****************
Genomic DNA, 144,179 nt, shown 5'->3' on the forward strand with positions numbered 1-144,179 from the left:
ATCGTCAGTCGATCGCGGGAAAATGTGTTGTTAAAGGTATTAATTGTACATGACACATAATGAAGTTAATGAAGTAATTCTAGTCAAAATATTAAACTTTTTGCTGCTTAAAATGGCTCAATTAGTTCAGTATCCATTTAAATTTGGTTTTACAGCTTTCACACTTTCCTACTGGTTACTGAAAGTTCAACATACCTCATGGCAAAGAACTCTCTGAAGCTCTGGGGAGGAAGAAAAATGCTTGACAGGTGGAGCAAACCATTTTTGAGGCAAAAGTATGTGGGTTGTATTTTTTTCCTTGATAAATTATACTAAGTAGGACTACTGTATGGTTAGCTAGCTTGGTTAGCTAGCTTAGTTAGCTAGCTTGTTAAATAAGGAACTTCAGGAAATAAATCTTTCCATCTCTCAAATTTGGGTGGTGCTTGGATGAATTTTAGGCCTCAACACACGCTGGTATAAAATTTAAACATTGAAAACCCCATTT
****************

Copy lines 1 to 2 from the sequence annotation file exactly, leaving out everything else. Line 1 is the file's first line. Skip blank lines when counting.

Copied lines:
Genomic DNA, 144,179 nt, shown 5'->3' on the forward strand with positions numbered 1-144,179 from the left:
ATCGTCAGTCGATCGCGGGAAAATGTGTTGTTAAAGGTATTAATTGTACATGACACATAATGAAGTTAATGAAGTAATTCTAGTCAAAATATTAAACTTTTTGCTGCTTAAAATGGCTCAATTAGTTCAGTATCCATTTAAATTTGGTTTTACAGCTTTCACACTTTCCTACTGGTTACTGAAAGTTCAACATACCTCATGGCAAAGAACTCTCTGAAGCTCTGGGGAGGAAGAAAAATGCTTGACAGGTGGAGCAAACCATTTTTGAGGCAAAAGTATGTGGGTTGTATTTTTTTCCTTGATAAATTATACTAAGTAGGACTACTGTATGGTTAGCTAGCTTGGTTAGCTAGCTTAGTTAGCTAGCTTGTTAAATAAGGAACTTCAGGAAATAAATCTTTCCATCTCTCAAATTTGGGTGGTGCTTGGATGAATTTTAGGCCTCAACACACGCTGGTATAAAATTTAAACATTGAAAACCCCATTT